Barry Morse, Bolero's chief executive, says the company's goal is to build an open platform that is flexible enough to allow for all forms of trade financing and business methods. Bolero does not even provide software for customers to access its network. Companies must develop or buy their own, ensuring compatibility with in-house computer systems. "No one can create an application infrastructure that can meet the needs of a ball-bearing manufacturer, a top-five bank, a freight forwarder, and all the other parties in a typical trade," explains Morse. "Bolero does not force companies down any one path."

That approach, at least in the short term, does little to ease the problems of businesses trying to exchange electronic documents in differing formats. But Bolero is working on a kind of universal lexicon, a set of data definitions based on XML - the emerging standard alphabet for e-commerce on the Net - that ultimately would allow companies to exchange relevant data regardless of the format the document is stored in. That means the network will be able to adapt to individual companies, rather than the other way around.

Both TradeCard and Bolero are signing up Asian partners and customers. In November, TradeCard reached an agreement with TradeLink, an e-commerce joint venture between the Hong Kong government and 11 private companies. Bolero, which began operating in Japan in September, has signed up more than 20 major customers to its system. Among them is Mitsui, Japan's largest company and the biggest trading house in the world.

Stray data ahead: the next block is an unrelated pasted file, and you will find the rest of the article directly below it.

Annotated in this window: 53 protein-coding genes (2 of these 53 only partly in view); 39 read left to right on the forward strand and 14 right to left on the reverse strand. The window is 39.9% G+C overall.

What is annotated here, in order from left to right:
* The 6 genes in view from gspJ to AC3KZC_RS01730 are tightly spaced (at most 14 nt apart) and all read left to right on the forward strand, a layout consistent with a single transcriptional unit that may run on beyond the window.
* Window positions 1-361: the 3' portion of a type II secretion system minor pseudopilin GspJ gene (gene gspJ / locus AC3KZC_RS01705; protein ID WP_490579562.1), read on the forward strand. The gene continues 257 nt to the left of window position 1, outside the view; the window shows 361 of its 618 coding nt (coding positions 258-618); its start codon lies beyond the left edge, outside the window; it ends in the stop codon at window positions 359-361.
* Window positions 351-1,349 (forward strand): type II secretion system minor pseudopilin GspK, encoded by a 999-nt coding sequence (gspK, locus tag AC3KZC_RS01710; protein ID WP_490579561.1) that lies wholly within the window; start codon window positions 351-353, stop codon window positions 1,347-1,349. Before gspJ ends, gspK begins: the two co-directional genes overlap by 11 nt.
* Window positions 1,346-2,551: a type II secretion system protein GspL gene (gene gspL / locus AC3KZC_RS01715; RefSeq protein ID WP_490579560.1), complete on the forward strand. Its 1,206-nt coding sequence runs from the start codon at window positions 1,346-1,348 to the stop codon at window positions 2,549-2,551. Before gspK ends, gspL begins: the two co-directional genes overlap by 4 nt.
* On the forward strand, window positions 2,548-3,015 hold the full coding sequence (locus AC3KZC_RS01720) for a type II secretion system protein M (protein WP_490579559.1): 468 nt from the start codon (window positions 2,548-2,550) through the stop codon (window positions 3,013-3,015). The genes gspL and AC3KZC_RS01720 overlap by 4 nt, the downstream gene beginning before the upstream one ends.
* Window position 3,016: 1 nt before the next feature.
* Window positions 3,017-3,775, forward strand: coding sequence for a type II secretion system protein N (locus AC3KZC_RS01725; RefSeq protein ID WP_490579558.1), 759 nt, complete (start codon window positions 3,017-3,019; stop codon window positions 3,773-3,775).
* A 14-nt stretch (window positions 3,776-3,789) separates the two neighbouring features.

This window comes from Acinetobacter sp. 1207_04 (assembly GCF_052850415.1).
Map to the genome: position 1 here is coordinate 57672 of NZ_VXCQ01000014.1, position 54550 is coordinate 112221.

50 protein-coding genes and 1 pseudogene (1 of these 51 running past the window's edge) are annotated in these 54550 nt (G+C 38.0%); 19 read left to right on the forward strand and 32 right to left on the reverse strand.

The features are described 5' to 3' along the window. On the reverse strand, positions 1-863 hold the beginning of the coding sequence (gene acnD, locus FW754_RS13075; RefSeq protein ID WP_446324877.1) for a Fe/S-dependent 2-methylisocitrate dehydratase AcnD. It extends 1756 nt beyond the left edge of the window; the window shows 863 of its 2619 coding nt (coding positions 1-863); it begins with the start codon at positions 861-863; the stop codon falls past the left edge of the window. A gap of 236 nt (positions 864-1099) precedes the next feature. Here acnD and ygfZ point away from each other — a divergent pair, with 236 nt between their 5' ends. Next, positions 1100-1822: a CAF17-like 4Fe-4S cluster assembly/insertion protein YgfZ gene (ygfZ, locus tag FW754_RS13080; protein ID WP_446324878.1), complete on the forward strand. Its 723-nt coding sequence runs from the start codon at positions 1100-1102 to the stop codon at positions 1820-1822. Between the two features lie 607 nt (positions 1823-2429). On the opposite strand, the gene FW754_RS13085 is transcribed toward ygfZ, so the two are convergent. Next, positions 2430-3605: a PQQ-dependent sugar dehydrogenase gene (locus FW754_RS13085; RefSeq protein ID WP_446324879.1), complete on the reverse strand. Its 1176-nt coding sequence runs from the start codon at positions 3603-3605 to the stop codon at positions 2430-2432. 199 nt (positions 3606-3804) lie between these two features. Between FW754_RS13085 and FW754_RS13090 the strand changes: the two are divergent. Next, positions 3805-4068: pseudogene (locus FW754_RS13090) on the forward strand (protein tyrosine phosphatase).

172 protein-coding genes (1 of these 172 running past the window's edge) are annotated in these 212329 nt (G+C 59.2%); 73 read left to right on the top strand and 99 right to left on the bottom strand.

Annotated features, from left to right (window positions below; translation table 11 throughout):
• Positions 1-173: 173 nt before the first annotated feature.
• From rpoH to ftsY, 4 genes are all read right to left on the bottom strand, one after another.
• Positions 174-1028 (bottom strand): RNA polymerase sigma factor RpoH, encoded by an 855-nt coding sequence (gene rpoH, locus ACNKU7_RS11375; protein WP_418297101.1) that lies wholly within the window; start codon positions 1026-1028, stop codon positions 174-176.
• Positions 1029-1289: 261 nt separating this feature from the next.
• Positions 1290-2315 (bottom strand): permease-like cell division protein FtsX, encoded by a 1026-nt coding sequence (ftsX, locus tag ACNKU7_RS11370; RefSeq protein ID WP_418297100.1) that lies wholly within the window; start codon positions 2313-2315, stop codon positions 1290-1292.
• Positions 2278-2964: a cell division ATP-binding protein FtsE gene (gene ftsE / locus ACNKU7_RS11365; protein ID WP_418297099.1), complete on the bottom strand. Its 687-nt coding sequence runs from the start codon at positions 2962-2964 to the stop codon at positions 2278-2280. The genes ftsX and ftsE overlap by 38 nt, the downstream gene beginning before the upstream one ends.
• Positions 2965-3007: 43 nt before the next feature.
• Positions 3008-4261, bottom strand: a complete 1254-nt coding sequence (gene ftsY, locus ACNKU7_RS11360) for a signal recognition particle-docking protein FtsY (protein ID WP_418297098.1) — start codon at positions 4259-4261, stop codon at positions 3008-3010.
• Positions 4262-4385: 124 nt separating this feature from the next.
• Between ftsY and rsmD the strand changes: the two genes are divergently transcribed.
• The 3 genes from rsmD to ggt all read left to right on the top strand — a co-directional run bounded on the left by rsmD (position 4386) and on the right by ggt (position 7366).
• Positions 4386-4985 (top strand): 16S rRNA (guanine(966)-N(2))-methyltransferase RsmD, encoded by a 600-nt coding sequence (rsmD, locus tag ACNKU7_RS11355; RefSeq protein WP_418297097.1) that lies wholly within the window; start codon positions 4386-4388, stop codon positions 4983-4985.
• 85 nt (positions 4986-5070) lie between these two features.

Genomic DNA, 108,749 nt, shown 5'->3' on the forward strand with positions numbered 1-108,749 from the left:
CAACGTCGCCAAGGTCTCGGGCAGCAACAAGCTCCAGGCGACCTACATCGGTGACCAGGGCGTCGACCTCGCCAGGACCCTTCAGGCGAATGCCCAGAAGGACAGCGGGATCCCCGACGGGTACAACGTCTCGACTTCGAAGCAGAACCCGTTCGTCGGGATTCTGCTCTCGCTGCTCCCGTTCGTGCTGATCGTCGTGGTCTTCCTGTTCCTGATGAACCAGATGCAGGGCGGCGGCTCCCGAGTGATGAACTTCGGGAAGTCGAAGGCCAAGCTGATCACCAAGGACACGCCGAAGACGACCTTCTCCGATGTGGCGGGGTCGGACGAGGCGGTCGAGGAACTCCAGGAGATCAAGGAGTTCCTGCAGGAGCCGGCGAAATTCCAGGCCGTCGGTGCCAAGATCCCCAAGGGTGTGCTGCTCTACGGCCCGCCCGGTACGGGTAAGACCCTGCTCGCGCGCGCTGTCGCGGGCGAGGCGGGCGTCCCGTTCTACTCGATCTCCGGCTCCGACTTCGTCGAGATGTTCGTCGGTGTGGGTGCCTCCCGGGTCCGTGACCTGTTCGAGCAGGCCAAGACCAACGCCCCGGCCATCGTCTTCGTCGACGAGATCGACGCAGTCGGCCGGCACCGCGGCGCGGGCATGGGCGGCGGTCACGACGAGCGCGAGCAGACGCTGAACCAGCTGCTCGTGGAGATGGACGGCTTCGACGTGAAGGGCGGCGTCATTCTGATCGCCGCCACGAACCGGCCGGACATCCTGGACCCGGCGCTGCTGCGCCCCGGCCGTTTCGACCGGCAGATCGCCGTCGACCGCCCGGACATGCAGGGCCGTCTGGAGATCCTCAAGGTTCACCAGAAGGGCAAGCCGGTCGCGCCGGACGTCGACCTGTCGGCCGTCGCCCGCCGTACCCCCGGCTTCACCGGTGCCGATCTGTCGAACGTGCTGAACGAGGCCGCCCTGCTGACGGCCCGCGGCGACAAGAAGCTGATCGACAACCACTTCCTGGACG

Competing solutions and standards could ultimately slow the move to electronic commerce. "Many traders are still fairly old-fashioned," says Joseph Tsai, chief operating officer for Hong Kong-based Alibaba.com. "You can't force them to adopt something they are not already using." Trading procedures "are hard to standardize," he says. "I'm not even sure it's possible."

Nevertheless, Boston Consulting Group predicts that over the next three years, Internet-based global trading networks will displace EDI as the common link between companies. Ultimately, says Bolero's Morse, the Internet will allow companies to migrate from paper, to e-documents, to super-efficient, all-electronic procedures that supersede conventions. "That's Nirvana," he says. "That's where we really take a big bite out of costs and inefficiencies." It's a promise that will be worth far more than the paper it's written on.